Each issue of Photography Week features video guides to show you the latest techniques and gear, slideshows of stunning photography and special interactive articles.

Watch the video to see Photography Week in action on an iPad:

Get involved

The tablet-only magazine also integrates with social media, offering you the opportunity to share articles via Facebook and Twitter, and featuring reader photos on its cover and in its gallery pages.

"Photography Week is a cutting-edge magazine in every sense of the word," said editor Paul Grogan. "We hope every photographer with an iPad will find the combination of tablet-focused design and interactive features an essential addition to their kitbag."

Photography Week is on sale now. Get a free UK trial copy or a free international Photography Week trial copy now.

Selasa, 25 September 2012

Adobe Photoshop Elements 11 review

Adobe Photoshop Elements 11 review

Adobe Photoshop CS6 may have gathered all the attention, but its baby brother Photoshop Elements has been quietly growing up. Now at version 11, it's a mature, sophisticated image editing program that provides 90 per cent of the functionality of the full Photoshop, at a fraction of the cost.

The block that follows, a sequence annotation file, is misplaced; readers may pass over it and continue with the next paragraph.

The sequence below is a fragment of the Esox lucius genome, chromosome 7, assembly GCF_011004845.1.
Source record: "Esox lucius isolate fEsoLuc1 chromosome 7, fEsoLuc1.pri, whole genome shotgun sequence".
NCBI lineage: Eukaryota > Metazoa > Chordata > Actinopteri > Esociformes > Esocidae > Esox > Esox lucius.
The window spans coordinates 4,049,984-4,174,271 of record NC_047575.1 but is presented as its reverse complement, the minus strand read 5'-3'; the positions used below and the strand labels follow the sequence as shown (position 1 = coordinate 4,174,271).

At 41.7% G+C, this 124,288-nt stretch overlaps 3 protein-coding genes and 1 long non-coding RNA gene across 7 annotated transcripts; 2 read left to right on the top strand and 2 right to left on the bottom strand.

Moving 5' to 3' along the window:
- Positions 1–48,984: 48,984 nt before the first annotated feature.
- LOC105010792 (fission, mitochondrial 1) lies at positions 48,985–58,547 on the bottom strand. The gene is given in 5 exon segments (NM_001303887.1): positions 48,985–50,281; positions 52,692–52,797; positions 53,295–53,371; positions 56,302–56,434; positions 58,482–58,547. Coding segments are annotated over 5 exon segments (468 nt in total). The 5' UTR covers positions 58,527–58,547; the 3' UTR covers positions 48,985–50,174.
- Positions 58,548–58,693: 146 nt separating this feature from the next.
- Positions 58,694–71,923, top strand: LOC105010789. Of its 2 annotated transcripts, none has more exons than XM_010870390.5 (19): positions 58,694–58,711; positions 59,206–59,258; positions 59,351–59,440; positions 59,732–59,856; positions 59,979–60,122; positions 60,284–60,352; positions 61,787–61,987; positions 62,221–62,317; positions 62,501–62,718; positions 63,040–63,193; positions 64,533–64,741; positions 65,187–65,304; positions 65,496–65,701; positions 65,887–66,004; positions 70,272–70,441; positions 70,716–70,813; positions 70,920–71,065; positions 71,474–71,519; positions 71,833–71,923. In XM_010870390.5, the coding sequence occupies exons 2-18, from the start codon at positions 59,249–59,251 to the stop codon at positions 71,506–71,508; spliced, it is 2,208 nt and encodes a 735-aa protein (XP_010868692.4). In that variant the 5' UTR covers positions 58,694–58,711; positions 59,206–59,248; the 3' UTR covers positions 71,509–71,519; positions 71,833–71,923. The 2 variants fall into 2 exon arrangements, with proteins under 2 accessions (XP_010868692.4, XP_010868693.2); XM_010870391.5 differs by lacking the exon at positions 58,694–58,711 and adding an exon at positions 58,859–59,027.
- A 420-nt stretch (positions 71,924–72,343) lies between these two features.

Pricing for new Photoshop Elements users is £79.10, or £119.14 for an Elements & Premier Elements bundle. If upgrading from a previous copy of Photoshop Elements, it will cost £64.81, or £98.16 for the bundle.

This time around, there are only a handful of new features - although these are very much worth having - since Adobe has concentrated on the look and feel of the program.

Adobe Photoshop Elements 11 review
Automatic fixes in Organiser are take-it-or-leave-it single button effects

Gone is the dark, grey-on-grey look of previous versions; in comes a bright, fresh livery with much more readable text, clear tool icons, and a far fresher and more appealing look overall.

But the refurbishment is far more than just skin deep: in Photoshop Elements 11, Adobe has gone out of its way to make the tools more intuitive, with intelligent walkthroughs and easy quick adjustments.

Adobe Photoshop Elements 11 review
Camera Raw uses a slightly stripped-down version of the Photoshop Raw engine


Photoshop Elements 11's Organiser is the tool for cataloguing, retrieving, printing and filing your images.